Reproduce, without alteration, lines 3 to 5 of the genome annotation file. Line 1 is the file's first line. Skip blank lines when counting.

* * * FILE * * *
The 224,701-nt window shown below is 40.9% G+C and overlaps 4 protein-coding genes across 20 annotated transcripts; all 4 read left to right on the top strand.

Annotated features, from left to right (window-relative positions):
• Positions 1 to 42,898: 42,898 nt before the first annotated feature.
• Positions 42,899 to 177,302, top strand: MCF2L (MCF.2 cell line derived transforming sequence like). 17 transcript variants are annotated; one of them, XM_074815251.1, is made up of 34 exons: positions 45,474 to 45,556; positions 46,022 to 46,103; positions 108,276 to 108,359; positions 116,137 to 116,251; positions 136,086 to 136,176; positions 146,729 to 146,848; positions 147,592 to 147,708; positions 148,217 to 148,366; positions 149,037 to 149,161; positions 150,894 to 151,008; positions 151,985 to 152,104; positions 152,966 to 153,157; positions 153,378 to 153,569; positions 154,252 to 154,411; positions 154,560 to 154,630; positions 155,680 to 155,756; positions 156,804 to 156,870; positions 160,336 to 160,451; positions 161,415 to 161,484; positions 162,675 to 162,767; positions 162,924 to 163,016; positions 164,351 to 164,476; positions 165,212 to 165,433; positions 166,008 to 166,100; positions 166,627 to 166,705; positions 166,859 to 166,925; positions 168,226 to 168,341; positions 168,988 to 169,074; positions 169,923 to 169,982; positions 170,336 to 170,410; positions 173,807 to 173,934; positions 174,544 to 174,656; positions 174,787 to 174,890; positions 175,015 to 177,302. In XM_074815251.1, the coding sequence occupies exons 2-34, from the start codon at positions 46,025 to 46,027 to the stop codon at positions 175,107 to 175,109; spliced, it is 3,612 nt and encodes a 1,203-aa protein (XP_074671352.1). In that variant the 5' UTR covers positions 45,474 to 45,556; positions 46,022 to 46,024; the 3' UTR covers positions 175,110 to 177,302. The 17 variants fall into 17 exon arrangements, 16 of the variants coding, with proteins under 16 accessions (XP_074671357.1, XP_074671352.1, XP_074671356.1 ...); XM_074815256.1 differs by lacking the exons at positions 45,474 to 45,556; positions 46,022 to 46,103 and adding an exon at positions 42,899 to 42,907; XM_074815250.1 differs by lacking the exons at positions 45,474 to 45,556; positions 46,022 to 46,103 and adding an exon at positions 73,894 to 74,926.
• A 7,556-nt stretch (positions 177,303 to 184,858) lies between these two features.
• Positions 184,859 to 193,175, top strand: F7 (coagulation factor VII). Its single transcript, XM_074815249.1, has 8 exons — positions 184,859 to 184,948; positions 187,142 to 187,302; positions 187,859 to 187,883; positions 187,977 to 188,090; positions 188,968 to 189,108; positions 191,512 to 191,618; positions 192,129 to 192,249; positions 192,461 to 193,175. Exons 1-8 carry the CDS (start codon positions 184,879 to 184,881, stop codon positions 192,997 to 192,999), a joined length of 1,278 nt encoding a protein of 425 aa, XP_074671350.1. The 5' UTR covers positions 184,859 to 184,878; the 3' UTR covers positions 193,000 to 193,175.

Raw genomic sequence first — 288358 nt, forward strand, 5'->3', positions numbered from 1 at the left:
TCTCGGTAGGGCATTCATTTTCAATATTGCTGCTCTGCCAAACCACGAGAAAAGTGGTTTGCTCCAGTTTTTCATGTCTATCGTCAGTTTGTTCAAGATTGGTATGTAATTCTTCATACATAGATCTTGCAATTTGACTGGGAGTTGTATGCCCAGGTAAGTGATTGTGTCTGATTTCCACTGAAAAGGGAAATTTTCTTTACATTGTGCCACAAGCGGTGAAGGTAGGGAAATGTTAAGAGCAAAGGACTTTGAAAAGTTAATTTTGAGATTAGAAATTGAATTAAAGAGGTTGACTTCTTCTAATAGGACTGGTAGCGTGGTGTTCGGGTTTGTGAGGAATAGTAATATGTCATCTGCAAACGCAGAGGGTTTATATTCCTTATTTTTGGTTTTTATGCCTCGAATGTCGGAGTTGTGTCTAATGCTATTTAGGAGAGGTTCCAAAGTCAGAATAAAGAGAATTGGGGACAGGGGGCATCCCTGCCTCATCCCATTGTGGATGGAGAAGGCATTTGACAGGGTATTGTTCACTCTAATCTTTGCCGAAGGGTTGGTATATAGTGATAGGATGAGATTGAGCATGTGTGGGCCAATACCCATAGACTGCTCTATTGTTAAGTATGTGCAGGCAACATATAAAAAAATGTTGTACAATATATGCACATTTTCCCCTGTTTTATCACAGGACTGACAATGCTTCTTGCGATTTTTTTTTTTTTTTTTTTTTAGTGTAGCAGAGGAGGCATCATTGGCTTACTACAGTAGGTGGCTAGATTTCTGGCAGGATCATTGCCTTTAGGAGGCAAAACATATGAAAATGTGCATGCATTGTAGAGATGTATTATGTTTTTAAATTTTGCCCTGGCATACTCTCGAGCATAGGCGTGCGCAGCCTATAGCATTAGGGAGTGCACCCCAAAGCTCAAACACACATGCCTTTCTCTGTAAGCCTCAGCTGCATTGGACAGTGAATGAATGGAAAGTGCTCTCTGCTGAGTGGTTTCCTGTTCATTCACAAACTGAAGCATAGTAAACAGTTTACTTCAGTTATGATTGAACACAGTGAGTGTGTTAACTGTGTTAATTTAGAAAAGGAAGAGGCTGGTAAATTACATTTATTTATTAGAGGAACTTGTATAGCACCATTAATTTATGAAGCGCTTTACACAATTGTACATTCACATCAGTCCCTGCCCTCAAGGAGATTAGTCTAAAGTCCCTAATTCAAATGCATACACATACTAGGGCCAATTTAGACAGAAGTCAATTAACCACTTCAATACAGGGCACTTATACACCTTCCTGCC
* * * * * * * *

• Positions 1 to 42,898: 42,898 nt before the first annotated feature.
• Positions 42,899 to 177,302, top strand: MCF2L (MCF.2 cell line derived transforming sequence like). 17 transcript variants are annotated; one of them, XM_074815251.1, is made up of 34 exons: positions 45,474 to 45,556; positions 46,022 to 46,103; positions 108,276 to 108,359; positions 116,137 to 116,251; positions 136,086 to 136,176; positions 146,729 to 146,848; positions 147,592 to 147,708; positions 148,217 to 148,366; positions 149,037 to 149,161; positions 150,894 to 151,008; positions 151,985 to 152,104; positions 152,966 to 153,157; positions 153,378 to 153,569; positions 154,252 to 154,411; positions 154,560 to 154,630; positions 155,680 to 155,756; positions 156,804 to 156,870; positions 160,336 to 160,451; positions 161,415 to 161,484; positions 162,675 to 162,767; positions 162,924 to 163,016; positions 164,351 to 164,476; positions 165,212 to 165,433; positions 166,008 to 166,100; positions 166,627 to 166,705; positions 166,859 to 166,925; positions 168,226 to 168,341; positions 168,988 to 169,074; positions 169,923 to 169,982; positions 170,336 to 170,410; positions 173,807 to 173,934; positions 174,544 to 174,656; positions 174,787 to 174,890; positions 175,015 to 177,302. In XM_074815251.1, the coding sequence occupies exons 2-34, from the start codon at positions 46,025 to 46,027 to the stop codon at positions 175,107 to 175,109; spliced, it is 3,612 nt and encodes a 1,203-aa protein (XP_074671352.1). In that variant the 5' UTR covers positions 45,474 to 45,556; positions 46,022 to 46,024; the 3' UTR covers positions 175,110 to 177,302. The 17 variants fall into 17 exon arrangements, 16 of the variants coding, with proteins under 16 accessions (XP_074671357.1, XP_074671352.1, XP_074671356.1 ...); XM_074815256.1 differs by lacking the exons at positions 45,474 to 45,556; positions 46,022 to 46,103 and adding an exon at positions 42,899 to 42,907; XM_074815250.1 differs by lacking the exons at positions 45,474 to 45,556; positions 46,022 to 46,103 and adding an exon at positions 73,894 to 74,926.
• A 7,556-nt stretch (positions 177,303 to 184,858) lies between these two features.